Monday, June 15, 2009

Patent reform: the house that lemmings built?

Whenever IPBiz sees a reference to lemmings, visions of IP law profs come to mind AND of course the great Disney hoax.

Within an article about Bryce Harper:

The problem I do have with it, though, is that there are no doubt thousands of delusional parents who will see this news and think that maybe it's a viable path for their nowhere-near-as-talented sons and daughters. While the Harpers can't make their decision based on what other lemmings might do, I hope the door closes behind them.


As much as people will want to say that Harper should stay in school like a normal kid, the truth is that whatever normal life he had disappeared the minute he showed up on the cover of a magazine at homes across the country.

The latter point may be true but LBE always wonders "what if" Darryl Dawkins had stayed at Maynard Evans High a bit longer (and pummeled the Boone Braves a few more times). A different outcome later? Sadly, one has to choose. IPBiz recalls a quote from the 76er owner shortly after Dawkins was acquired: Moses Malone couldn't beat Darryl Dawkins in a game of horse.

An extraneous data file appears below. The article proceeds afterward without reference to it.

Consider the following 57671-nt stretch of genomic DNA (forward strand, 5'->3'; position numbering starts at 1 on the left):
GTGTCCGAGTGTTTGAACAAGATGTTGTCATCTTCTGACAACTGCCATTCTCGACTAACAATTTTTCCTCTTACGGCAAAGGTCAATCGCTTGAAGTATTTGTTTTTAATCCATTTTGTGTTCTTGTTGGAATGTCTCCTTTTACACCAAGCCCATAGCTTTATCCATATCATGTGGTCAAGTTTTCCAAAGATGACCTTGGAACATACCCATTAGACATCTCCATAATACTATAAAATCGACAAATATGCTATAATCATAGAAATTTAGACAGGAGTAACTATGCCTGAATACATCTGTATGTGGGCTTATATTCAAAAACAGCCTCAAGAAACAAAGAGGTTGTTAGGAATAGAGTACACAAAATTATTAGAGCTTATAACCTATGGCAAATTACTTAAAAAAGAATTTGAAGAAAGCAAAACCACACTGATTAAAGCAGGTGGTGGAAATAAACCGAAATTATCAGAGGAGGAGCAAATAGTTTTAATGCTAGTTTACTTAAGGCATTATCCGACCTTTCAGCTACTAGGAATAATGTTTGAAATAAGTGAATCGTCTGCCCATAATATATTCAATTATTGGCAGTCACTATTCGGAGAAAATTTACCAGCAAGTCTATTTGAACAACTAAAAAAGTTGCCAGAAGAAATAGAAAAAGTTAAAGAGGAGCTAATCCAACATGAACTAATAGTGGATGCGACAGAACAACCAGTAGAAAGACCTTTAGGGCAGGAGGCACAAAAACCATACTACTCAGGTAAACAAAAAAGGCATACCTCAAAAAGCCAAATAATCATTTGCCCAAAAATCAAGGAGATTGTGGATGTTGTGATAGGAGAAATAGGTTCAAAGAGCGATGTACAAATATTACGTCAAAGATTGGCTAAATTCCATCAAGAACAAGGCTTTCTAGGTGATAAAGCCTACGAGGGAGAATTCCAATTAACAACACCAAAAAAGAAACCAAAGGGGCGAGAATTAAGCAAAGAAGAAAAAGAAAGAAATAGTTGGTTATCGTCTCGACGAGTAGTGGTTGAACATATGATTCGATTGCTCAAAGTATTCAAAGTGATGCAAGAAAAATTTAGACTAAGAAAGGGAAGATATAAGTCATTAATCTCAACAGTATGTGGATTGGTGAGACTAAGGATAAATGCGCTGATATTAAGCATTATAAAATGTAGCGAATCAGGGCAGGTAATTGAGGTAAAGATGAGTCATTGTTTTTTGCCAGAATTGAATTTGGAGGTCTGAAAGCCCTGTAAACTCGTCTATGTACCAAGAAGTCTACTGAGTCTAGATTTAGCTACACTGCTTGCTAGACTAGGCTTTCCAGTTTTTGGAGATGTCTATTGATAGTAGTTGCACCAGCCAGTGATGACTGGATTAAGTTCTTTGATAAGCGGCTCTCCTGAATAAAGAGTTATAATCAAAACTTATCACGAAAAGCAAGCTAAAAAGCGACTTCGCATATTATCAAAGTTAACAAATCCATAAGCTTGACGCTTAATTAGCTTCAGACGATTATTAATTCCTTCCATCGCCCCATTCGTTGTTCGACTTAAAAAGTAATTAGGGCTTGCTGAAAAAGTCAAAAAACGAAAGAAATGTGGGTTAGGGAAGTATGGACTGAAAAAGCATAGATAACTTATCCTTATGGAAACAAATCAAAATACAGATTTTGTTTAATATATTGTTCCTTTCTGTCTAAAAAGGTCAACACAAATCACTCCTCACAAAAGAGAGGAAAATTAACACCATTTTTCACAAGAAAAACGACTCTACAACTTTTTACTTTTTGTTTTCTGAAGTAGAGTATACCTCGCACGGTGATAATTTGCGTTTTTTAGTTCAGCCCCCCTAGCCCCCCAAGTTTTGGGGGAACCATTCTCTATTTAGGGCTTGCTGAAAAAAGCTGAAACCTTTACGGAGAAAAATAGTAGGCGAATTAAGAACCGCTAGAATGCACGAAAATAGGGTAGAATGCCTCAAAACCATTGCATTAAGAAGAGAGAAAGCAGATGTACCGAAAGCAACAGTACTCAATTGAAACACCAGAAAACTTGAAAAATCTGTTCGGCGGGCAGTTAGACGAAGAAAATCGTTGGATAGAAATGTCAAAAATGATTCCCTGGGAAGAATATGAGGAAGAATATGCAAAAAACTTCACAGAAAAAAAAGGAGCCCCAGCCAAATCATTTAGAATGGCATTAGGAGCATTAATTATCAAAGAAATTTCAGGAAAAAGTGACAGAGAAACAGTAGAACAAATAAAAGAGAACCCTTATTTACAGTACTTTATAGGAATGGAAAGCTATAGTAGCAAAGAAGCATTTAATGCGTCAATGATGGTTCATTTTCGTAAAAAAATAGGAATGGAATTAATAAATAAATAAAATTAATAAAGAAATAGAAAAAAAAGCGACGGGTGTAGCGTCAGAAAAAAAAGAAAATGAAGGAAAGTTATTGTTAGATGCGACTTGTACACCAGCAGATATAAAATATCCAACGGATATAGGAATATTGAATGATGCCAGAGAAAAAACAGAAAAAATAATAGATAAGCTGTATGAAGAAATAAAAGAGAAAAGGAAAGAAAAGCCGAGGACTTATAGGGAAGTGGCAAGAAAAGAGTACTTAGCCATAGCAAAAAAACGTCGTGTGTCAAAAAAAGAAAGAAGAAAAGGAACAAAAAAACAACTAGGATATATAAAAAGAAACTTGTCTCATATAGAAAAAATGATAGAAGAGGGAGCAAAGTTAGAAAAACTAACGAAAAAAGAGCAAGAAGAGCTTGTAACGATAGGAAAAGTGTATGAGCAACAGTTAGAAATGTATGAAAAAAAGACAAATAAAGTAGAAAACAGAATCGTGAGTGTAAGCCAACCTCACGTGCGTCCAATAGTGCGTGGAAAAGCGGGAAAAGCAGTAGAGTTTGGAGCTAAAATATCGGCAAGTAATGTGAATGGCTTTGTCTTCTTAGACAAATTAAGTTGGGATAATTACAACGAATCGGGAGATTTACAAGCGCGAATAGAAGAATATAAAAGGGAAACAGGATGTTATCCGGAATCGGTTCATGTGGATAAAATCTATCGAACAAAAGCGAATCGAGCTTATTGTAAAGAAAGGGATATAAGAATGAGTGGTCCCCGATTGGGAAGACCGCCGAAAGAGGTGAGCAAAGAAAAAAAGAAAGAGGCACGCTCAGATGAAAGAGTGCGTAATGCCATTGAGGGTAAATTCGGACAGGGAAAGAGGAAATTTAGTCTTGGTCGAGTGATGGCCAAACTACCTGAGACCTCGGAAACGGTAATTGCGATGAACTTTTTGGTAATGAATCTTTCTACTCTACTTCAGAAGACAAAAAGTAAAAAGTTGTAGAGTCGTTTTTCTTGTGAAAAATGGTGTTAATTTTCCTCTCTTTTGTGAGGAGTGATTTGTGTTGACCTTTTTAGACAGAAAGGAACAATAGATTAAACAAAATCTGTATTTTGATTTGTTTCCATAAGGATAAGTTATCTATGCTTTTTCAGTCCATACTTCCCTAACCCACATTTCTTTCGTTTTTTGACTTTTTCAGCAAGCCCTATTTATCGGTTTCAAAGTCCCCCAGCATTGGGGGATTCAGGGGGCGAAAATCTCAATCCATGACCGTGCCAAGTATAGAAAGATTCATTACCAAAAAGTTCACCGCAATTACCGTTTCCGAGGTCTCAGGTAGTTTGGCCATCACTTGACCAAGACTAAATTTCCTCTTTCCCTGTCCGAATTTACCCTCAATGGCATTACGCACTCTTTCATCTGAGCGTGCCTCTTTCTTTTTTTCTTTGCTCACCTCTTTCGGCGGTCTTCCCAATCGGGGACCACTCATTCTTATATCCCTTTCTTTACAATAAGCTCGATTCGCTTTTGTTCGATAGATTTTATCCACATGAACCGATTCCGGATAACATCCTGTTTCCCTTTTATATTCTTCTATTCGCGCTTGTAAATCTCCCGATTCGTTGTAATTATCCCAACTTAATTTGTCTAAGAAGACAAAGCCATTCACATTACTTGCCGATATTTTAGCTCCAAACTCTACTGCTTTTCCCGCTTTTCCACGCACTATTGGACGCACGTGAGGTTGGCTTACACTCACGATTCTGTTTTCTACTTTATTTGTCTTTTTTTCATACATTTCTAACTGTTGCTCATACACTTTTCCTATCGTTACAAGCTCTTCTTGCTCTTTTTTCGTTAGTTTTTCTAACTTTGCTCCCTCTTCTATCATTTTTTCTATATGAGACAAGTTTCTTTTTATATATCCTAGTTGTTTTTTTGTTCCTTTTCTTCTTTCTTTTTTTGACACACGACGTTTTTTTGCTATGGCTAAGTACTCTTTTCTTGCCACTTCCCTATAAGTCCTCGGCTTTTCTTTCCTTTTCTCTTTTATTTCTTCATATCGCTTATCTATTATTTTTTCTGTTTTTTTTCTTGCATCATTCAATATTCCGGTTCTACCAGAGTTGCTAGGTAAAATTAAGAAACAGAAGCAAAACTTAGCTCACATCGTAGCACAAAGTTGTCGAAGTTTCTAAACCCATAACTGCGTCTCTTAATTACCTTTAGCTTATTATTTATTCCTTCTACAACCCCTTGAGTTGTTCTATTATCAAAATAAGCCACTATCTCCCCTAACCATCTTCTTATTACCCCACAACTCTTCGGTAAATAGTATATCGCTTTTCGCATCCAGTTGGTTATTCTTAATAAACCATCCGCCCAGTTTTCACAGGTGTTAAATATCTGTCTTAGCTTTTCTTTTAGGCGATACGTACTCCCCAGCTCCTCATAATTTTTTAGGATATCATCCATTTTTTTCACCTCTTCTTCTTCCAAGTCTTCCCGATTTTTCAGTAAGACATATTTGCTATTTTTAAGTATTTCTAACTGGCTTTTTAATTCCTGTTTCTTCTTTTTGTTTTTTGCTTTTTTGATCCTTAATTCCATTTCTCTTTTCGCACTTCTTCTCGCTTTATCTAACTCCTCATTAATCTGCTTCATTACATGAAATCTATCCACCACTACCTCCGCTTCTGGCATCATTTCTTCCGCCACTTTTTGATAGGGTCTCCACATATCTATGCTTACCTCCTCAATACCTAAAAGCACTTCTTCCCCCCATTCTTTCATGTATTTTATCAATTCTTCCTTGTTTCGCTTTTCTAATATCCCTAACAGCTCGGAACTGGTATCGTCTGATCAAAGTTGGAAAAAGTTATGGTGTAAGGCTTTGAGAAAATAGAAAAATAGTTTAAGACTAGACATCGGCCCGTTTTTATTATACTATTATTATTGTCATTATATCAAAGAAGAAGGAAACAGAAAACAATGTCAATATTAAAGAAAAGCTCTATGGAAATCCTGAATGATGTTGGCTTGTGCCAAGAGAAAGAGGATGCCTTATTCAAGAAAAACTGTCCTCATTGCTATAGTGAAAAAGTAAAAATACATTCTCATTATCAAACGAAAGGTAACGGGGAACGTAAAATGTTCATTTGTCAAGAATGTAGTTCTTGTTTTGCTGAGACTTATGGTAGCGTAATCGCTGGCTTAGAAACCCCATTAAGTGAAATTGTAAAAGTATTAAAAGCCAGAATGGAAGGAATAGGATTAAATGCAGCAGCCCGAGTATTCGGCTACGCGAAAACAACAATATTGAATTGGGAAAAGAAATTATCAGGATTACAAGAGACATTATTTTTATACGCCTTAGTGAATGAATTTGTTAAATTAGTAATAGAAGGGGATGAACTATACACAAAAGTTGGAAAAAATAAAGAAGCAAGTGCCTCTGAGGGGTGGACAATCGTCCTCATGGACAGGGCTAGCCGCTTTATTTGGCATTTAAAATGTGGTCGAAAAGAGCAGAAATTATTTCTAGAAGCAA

In the case of patent reform, IP law profs chose to be (delusional ?) lemmings, with less thought than Harper put in.

Of the lemming instincts of patent prof reformers-->

Nevertheless, one patent attorney wrote: "The critics consist of a tightly knit group of university professors and non-patent attorneys who are critical of the patent system and who favor weakening patent rights. The critics publish countless articles every year and repeatedly cite to one another's work, if not simply to repeat it or provide a synopsis thereof in a different venue, which gives the impression that there are numerous opinions consistently critical of the patent system. This coterie of most frequently published patent critics is so insular and close-knit that no effective independent review of their work is likely." Footnote 1 of the article cites the Jaffe/Lerner book and states "most articles critical of the patent system published since this book [2004] represent synopses of the book in one form or another." [See Patrick Doody, The Patent System is Not Broken, 18 Intellectual Property & Technology Law Journal 10 (December 2006)].

Jaffe/Lerner again: patent reform as three card monte?

Of lemmings-->


Falsehoods, Distortions and Outright Lies in the Gene Patenting Debate


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